Eating Animals Quotes by Jonathan Safran Foer
Chinese Dog Meat Festival - Undercover Cameras Reveal Brutality
My beef isn't with beef: why I stopped being a vegetarian
Most vegetarians I know are not primarily motivated by nutrition. Although they argue strenuously for the health benefits of a vegetarian diet, many see good health as a reward for the purity and virtue of a vegetarian diet, or as an added bonus. In my experience, a far more potent motivator among vegetarians--ranging from idealistic college students, to social and environmental activists, to adherents of Eastern spiritual traditions like Buddhism and Yoga--is the moral or ethical case for not eating meat. Enunciated with great authority by such spiritual luminaries as Mahatma Gandhi, and by environmental crusaders such as Frances Moore Lappe, the moral case against eating meat seems at first glance to be overpowering. As a meat eater who cares deeply about living in harmony with the environment, and as an honest person trying to eliminate hypocrisy in the way I live, I feel compelled to take these arguments seriously. A typical argument goes like this: In order to feed modern society's enormous appetite for meat, animals endure unimaginable suffering in conditions of extreme filth, crowding and confinement. Chickens are packed twenty to a cage, hogs are kept in concrete stalls so narrow they can never turn around.
Gary L. Francione is the Board of Governors distinguished professor of law and Nichols deB. The reaction to what the accused cat kicker did is understandable and laudable. It is nothing short of terrible that anyone would harm a defenseless animal. But how different is it from slaughtering animals for food?
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The question of whether it is right to eat animal flesh is among the most prominent topics in food ethics. Ethical vegetarians and ethical vegans  may also object to the practices underlying the production of meat , or cite concerns about animal welfare , animal rights , environmental ethics , and religious reasons. In response, some proponents of meat-eating have adduced various scientific, nutritional, cultural, and religious arguments in support of the practice. Peter Singer — Princeton University and University of Melbourne professor and pioneer of the animal liberation movement —has long argued that, if it is possible to survive and be healthy without eating meat, fish, dairy , or eggs , one ought to choose that option instead of causing unnecessary harm to animals. In Animal Liberation , Singer argued that, because non-human animals feel, they should be treated according to utilitarian ethics.
They are harmed in feeling pain, but this harm is not of a moral kind … Since animals lack moral status, it is not wrong to eat meat, even if this is not essential to nutrition. People in this camp believe that the pain and suffering animals endure is close to or even just as real as that felt by humans and that we should feel a similar compassion for a pig as we do for a mentally-disabled human with the same cognitive capacity. Some ask us to confront the circumstance of an alien species more advanced than humans landing on Earth. Others point to the environmental harm caused by the livestock industry—its significant contribution to water pollution and greenhouse gas emissions, among other concerns. There are people who think vegetarianism is critical while veganism is unnecessary. Some protest the poor treatment of animals in the livestock industry but are fine with the actual practice of eating meat, if the raising of the meat was done humanely. Others are fine with eating lower-level animals but not those which are more sentient—like Christopher Cox, who argues that eating oysters is the moral equivalent of eating plants.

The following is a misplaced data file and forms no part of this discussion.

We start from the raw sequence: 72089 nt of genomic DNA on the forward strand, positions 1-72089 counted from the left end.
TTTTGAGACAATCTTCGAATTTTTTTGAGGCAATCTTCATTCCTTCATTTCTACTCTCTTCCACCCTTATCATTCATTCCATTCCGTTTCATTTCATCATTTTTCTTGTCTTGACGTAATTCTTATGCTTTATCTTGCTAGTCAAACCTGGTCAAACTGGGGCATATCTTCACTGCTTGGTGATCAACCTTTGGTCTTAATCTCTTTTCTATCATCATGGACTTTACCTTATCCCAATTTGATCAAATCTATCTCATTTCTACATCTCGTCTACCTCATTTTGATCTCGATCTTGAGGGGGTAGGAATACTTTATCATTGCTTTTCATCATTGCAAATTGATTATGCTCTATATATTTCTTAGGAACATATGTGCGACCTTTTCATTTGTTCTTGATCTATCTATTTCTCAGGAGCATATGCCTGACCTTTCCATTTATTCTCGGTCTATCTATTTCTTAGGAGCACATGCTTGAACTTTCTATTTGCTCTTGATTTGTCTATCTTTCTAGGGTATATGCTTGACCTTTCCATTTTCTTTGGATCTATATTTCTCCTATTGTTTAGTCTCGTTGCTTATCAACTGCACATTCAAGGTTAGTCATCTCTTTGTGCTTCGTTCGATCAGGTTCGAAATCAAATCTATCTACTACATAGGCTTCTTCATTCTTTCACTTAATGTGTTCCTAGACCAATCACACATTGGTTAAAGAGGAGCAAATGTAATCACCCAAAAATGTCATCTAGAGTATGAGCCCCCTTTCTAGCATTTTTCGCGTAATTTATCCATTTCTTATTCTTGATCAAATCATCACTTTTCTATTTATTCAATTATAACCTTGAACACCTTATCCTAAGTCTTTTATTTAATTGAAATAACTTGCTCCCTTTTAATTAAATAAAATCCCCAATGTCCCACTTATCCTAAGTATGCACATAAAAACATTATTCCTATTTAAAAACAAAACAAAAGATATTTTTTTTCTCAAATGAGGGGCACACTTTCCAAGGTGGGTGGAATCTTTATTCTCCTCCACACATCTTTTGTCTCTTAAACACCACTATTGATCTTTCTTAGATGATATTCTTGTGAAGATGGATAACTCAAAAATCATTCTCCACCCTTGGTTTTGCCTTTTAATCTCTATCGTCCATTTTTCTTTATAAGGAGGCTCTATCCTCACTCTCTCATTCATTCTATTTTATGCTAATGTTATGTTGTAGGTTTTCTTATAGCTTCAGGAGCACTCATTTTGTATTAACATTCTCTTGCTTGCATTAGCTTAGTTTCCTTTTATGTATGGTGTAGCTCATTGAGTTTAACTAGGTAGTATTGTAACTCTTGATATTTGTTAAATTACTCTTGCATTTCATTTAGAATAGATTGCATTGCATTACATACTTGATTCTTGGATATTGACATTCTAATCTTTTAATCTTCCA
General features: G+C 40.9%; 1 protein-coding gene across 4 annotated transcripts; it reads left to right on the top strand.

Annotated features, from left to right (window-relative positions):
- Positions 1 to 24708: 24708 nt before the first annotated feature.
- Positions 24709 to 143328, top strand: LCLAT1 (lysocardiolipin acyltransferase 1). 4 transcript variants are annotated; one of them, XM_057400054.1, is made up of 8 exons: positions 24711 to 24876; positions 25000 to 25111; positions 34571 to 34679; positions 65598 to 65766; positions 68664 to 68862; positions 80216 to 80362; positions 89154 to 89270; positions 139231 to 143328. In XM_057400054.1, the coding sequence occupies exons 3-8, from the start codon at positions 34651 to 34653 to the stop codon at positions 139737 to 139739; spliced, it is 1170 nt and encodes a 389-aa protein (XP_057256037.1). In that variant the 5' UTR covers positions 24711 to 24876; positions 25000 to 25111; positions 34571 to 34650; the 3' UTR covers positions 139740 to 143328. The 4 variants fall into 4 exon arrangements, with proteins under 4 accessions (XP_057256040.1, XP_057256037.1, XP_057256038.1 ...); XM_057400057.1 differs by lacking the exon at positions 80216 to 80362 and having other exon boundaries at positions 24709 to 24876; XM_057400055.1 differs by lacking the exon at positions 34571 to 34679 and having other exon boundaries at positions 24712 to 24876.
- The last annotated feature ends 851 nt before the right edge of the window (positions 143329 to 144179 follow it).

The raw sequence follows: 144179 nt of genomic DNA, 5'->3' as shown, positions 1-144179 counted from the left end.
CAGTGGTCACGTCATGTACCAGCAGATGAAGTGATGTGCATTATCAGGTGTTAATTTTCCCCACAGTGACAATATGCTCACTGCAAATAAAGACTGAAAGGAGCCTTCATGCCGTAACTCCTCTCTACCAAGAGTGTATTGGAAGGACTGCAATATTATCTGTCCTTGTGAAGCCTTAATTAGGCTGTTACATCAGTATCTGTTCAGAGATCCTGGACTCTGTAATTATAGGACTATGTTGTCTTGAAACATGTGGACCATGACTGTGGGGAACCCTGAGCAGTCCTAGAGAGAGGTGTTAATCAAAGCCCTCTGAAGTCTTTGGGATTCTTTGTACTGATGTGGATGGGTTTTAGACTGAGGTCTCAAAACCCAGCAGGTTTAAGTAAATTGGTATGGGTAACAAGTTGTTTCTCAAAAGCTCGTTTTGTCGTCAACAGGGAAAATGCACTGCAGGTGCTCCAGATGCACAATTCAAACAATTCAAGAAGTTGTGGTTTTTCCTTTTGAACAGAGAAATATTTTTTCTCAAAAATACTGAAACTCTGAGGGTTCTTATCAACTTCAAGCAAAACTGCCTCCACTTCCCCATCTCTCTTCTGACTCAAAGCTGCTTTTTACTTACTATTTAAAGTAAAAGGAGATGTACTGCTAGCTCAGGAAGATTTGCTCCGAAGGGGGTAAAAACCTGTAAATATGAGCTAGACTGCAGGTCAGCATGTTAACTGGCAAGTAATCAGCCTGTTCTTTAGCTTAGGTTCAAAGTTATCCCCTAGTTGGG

Heather Alberro does not work for, consult, own shares in or receive funding from any company or organisation that would benefit from this article, and has disclosed no relevant affiliations beyond their academic appointment. There are many reasons why people decide to cut animal products from their diet, but the negative health effects of excessive meat and dairy consumption and the enormous environmental impacts of industrial agriculture are popular ones. Such views are often bolstered by powerful moral arguments framing animals as subjects of a life , able to experience pain , and as leaders of complex emotional lives. By framing the consumption of other living beings as an inherent moral wrong, ontological veganism also risks demonising predation. Some of us — especially those living in wealthy countries — can indeed choose to opt for vegan products, but this argument reproduces another false dichotomy: nature vs. Come among the deer on the hill, the fish in the river, the quail in the meadows. You can take them, you can eat them, like you they are food.